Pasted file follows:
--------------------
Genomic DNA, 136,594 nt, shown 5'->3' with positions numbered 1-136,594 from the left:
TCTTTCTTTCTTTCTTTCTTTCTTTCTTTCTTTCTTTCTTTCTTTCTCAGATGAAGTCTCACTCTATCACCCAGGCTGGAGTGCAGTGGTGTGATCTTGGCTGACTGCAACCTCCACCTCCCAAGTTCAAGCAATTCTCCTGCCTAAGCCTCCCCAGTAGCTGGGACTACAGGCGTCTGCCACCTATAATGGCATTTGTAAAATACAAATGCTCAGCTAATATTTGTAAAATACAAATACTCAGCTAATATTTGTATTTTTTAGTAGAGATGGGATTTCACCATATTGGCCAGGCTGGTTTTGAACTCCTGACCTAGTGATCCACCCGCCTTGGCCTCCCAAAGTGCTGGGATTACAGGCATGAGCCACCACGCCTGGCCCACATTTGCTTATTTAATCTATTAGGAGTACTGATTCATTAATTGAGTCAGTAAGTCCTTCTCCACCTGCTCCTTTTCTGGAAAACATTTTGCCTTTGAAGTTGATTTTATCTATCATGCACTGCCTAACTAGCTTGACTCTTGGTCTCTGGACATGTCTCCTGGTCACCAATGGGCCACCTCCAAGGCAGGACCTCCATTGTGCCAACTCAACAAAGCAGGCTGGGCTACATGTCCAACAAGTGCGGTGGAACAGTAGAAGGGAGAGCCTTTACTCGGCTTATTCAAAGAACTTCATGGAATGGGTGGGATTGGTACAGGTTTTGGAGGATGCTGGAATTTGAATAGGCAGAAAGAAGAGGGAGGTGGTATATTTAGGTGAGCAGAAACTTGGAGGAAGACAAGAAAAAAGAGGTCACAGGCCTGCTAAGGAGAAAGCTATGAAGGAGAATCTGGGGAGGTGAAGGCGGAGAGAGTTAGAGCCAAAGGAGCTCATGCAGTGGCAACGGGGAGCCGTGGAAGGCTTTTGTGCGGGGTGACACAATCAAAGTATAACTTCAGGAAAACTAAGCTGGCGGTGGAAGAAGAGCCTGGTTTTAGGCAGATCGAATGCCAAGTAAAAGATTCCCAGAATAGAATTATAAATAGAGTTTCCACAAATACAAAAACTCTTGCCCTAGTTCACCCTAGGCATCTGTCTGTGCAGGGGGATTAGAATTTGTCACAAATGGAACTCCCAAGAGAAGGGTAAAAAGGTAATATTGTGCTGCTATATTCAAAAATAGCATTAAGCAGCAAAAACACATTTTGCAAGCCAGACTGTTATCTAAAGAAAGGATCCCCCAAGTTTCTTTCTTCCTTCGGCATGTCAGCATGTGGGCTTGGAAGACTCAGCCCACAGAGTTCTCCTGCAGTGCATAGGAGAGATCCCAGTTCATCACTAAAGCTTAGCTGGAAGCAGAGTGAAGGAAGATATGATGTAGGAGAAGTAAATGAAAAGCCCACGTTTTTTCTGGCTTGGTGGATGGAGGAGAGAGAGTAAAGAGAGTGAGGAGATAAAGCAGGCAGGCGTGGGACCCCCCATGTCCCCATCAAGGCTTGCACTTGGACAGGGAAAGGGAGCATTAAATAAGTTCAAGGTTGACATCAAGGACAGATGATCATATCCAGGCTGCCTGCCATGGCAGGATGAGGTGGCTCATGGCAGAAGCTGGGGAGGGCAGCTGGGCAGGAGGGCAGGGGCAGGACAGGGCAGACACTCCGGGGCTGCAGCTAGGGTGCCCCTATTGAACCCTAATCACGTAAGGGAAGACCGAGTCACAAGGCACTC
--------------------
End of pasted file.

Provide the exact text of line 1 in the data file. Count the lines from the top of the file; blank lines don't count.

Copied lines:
Genomic DNA, 136,594 nt, shown 5'->3' with positions numbered 1-136,594 from the left: